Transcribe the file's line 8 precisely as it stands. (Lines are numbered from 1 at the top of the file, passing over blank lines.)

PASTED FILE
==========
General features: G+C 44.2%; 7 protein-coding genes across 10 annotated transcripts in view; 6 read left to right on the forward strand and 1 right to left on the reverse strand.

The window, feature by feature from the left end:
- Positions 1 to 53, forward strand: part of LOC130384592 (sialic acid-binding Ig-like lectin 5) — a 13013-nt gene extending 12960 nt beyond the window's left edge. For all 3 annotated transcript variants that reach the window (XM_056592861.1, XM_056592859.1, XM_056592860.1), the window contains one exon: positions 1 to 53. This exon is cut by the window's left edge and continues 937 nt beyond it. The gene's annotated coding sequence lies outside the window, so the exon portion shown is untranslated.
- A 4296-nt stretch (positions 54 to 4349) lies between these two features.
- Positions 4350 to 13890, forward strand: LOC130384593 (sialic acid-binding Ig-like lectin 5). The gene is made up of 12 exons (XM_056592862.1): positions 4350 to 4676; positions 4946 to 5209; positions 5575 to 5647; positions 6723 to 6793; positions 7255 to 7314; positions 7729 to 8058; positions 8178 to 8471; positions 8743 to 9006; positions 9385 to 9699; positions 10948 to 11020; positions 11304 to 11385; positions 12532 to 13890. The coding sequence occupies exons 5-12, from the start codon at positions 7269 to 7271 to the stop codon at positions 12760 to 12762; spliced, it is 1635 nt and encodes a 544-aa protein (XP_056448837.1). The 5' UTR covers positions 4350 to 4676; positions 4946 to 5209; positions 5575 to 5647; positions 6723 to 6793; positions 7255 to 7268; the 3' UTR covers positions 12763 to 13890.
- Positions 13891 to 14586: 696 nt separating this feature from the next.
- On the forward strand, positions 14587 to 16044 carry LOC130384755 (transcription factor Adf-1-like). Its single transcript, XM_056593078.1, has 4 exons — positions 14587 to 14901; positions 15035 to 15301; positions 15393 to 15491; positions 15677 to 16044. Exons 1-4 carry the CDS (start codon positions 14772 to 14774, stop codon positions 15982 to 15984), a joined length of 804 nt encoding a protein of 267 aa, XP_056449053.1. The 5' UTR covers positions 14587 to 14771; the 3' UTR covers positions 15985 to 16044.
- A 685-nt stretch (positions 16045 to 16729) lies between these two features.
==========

- A 685-nt stretch (positions 16045 to 16729) lies between these two features.